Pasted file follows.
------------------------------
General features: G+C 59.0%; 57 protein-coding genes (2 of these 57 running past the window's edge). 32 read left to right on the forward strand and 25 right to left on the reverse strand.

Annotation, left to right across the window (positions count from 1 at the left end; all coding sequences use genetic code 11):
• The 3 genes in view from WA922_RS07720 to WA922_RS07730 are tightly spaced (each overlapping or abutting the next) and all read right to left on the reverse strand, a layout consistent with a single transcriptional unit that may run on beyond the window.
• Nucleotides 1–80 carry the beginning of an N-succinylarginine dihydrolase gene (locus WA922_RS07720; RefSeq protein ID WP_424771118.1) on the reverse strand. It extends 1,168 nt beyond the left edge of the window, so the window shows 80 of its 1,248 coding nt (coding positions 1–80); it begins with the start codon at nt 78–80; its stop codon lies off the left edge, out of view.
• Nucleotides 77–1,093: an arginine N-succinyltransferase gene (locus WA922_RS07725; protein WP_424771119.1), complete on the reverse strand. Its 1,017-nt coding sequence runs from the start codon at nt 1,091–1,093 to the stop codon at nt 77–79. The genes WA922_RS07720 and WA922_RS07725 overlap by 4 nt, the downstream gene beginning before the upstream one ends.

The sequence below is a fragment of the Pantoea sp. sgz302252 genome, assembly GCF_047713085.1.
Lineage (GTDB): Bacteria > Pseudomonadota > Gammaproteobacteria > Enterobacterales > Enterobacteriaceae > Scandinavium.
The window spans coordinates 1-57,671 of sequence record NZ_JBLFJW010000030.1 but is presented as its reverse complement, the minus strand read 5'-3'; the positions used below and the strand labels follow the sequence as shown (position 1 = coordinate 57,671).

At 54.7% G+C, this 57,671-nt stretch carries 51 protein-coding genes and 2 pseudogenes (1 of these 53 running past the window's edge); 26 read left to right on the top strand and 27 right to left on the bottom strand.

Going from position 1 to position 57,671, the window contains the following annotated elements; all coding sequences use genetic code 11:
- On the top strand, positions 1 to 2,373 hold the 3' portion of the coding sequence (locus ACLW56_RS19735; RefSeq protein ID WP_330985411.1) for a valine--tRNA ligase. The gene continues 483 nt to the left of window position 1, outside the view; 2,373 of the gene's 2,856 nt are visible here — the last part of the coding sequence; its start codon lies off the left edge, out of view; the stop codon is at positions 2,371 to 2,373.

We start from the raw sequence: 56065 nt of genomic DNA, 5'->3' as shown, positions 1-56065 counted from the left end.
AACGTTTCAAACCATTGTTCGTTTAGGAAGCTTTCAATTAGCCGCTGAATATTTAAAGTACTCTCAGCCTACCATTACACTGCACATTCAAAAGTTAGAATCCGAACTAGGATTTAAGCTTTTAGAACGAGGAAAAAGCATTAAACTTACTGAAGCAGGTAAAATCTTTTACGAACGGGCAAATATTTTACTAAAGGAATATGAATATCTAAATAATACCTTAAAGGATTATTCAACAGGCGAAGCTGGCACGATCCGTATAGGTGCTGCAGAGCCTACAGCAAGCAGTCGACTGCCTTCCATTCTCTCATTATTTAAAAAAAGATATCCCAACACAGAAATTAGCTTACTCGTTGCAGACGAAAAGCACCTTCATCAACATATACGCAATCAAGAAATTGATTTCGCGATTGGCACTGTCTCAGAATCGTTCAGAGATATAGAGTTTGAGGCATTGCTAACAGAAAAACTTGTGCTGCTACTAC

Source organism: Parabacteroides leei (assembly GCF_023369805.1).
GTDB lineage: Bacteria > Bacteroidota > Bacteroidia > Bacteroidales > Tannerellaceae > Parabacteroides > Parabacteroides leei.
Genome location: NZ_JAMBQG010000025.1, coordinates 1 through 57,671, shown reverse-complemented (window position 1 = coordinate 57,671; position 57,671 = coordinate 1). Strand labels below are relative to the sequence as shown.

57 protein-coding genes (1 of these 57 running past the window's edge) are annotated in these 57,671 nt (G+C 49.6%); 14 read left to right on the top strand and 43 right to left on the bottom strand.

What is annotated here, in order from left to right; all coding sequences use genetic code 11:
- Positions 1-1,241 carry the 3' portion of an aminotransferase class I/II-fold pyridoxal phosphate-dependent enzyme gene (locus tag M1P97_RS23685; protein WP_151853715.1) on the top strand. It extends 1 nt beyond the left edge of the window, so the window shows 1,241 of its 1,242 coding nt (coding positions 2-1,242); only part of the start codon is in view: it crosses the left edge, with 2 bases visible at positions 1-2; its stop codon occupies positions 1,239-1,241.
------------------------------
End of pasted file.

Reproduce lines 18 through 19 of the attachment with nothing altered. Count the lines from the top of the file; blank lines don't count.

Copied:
What is annotated here, in order from left to right; all coding sequences use genetic code 11:
- Positions 1-1,241 carry the 3' portion of an aminotransferase class I/II-fold pyridoxal phosphate-dependent enzyme gene (locus tag M1P97_RS23685; protein WP_151853715.1) on the top strand. It extends 1 nt beyond the left edge of the window, so the window shows 1,241 of its 1,242 coding nt (coding positions 2-1,242); only part of the start codon is in view: it crosses the left edge, with 2 bases visible at positions 1-2; its stop codon occupies positions 1,239-1,241.